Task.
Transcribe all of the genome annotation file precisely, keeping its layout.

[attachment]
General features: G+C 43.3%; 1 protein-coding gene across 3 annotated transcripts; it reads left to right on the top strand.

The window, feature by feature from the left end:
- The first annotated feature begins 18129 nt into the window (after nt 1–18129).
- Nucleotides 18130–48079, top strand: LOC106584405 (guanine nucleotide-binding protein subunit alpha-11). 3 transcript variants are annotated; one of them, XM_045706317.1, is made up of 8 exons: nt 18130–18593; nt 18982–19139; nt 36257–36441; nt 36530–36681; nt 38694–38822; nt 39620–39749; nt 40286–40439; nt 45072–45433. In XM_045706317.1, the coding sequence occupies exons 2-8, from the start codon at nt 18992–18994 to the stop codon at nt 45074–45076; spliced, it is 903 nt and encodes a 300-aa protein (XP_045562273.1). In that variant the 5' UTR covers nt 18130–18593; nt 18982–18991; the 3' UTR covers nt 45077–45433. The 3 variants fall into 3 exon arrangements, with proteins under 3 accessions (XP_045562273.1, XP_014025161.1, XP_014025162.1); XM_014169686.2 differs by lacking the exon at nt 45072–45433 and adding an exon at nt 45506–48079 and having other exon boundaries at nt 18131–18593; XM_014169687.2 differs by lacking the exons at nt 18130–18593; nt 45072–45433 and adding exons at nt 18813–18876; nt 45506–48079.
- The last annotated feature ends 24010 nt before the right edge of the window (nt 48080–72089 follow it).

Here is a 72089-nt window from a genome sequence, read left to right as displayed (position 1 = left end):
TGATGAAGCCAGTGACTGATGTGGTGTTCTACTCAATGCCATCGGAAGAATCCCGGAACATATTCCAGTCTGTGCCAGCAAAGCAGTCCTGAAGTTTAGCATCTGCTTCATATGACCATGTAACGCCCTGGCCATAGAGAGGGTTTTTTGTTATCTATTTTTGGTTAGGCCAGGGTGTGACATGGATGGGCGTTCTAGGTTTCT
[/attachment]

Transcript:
General features: G+C 43.3%; 1 protein-coding gene across 3 annotated transcripts; it reads left to right on the top strand.

The window, feature by feature from the left end:
- The first annotated feature begins 18129 nt into the window (after nt 1–18129).
- Nucleotides 18130–48079, top strand: LOC106584405 (guanine nucleotide-binding protein subunit alpha-11). 3 transcript variants are annotated; one of them, XM_045706317.1, is made up of 8 exons: nt 18130–18593; nt 18982–19139; nt 36257–36441; nt 36530–36681; nt 38694–38822; nt 39620–39749; nt 40286–40439; nt 45072–45433. In XM_045706317.1, the coding sequence occupies exons 2-8, from the start codon at nt 18992–18994 to the stop codon at nt 45074–45076; spliced, it is 903 nt and encodes a 300-aa protein (XP_045562273.1). In that variant the 5' UTR covers nt 18130–18593; nt 18982–18991; the 3' UTR covers nt 45077–45433. The 3 variants fall into 3 exon arrangements, with proteins under 3 accessions (XP_045562273.1, XP_014025161.1, XP_014025162.1); XM_014169686.2 differs by lacking the exon at nt 45072–45433 and adding an exon at nt 45506–48079 and having other exon boundaries at nt 18131–18593; XM_014169687.2 differs by lacking the exons at nt 18130–18593; nt 45072–45433 and adding exons at nt 18813–18876; nt 45506–48079.
- The last annotated feature ends 24010 nt before the right edge of the window (nt 48080–72089 follow it).

Here is a 72089-nt window from a genome sequence, read left to right as displayed (position 1 = left end):
TGATGAAGCCAGTGACTGATGTGGTGTTCTACTCAATGCCATCGGAAGAATCCCGGAACATATTCCAGTCTGTGCCAGCAAAGCAGTCCTGAAGTTTAGCATCTGCTTCATATGACCATGTAACGCCCTGGCCATAGAGAGGGTTTTTTGTTATCTATTTTTGGTTAGGCCAGGGTGTGACATGGATGGGCGTTCTAGGTTTCT